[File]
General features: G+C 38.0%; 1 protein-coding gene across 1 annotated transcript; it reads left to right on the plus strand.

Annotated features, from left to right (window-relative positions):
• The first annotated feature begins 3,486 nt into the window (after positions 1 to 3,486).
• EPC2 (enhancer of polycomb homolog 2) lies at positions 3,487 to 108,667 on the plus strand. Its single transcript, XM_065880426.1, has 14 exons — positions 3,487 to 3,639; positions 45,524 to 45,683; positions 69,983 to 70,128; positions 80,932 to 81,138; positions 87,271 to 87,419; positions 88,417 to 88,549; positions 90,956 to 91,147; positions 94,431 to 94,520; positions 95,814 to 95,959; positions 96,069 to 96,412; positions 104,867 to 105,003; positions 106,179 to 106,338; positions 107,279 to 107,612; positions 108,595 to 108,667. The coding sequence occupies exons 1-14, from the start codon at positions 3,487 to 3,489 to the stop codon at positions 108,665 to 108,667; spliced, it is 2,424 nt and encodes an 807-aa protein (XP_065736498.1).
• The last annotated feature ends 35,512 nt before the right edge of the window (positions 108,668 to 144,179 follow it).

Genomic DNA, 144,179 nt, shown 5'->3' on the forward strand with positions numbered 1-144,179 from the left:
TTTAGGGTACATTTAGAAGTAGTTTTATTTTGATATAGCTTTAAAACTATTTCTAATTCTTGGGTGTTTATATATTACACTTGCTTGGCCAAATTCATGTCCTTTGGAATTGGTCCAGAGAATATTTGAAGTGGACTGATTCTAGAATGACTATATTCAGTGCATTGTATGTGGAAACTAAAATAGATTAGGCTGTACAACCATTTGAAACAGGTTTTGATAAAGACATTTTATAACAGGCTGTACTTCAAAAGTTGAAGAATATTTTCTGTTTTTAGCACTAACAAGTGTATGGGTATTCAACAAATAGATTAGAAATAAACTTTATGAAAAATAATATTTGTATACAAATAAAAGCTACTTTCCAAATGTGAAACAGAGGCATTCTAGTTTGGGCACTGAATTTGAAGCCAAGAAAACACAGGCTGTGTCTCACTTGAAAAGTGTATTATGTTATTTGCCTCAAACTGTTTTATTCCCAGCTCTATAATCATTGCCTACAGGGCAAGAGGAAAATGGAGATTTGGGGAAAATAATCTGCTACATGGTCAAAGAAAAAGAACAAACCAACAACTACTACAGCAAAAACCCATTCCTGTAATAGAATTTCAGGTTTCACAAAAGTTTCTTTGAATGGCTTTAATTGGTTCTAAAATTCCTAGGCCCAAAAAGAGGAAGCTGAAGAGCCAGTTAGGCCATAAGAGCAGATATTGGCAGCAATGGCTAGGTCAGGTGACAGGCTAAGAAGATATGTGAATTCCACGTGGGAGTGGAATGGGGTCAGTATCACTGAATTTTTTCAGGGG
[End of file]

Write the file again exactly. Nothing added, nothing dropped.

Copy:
General features: G+C 38.0%; 1 protein-coding gene across 1 annotated transcript; it reads left to right on the plus strand.

Annotated features, from left to right (window-relative positions):
• The first annotated feature begins 3,486 nt into the window (after positions 1 to 3,486).
• EPC2 (enhancer of polycomb homolog 2) lies at positions 3,487 to 108,667 on the plus strand. Its single transcript, XM_065880426.1, has 14 exons — positions 3,487 to 3,639; positions 45,524 to 45,683; positions 69,983 to 70,128; positions 80,932 to 81,138; positions 87,271 to 87,419; positions 88,417 to 88,549; positions 90,956 to 91,147; positions 94,431 to 94,520; positions 95,814 to 95,959; positions 96,069 to 96,412; positions 104,867 to 105,003; positions 106,179 to 106,338; positions 107,279 to 107,612; positions 108,595 to 108,667. The coding sequence occupies exons 1-14, from the start codon at positions 3,487 to 3,489 to the stop codon at positions 108,665 to 108,667; spliced, it is 2,424 nt and encodes an 807-aa protein (XP_065736498.1).
• The last annotated feature ends 35,512 nt before the right edge of the window (positions 108,668 to 144,179 follow it).

Genomic DNA, 144,179 nt, shown 5'->3' on the forward strand with positions numbered 1-144,179 from the left:
TTTAGGGTACATTTAGAAGTAGTTTTATTTTGATATAGCTTTAAAACTATTTCTAATTCTTGGGTGTTTATATATTACACTTGCTTGGCCAAATTCATGTCCTTTGGAATTGGTCCAGAGAATATTTGAAGTGGACTGATTCTAGAATGACTATATTCAGTGCATTGTATGTGGAAACTAAAATAGATTAGGCTGTACAACCATTTGAAACAGGTTTTGATAAAGACATTTTATAACAGGCTGTACTTCAAAAGTTGAAGAATATTTTCTGTTTTTAGCACTAACAAGTGTATGGGTATTCAACAAATAGATTAGAAATAAACTTTATGAAAAATAATATTTGTATACAAATAAAAGCTACTTTCCAAATGTGAAACAGAGGCATTCTAGTTTGGGCACTGAATTTGAAGCCAAGAAAACACAGGCTGTGTCTCACTTGAAAAGTGTATTATGTTATTTGCCTCAAACTGTTTTATTCCCAGCTCTATAATCATTGCCTACAGGGCAAGAGGAAAATGGAGATTTGGGGAAAATAATCTGCTACATGGTCAAAGAAAAAGAACAAACCAACAACTACTACAGCAAAAACCCATTCCTGTAATAGAATTTCAGGTTTCACAAAAGTTTCTTTGAATGGCTTTAATTGGTTCTAAAATTCCTAGGCCCAAAAAGAGGAAGCTGAAGAGCCAGTTAGGCCATAAGAGCAGATATTGGCAGCAATGGCTAGGTCAGGTGACAGGCTAAGAAGATATGTGAATTCCACGTGGGAGTGGAATGGGGTCAGTATCACTGAATTTTTTCAGGGG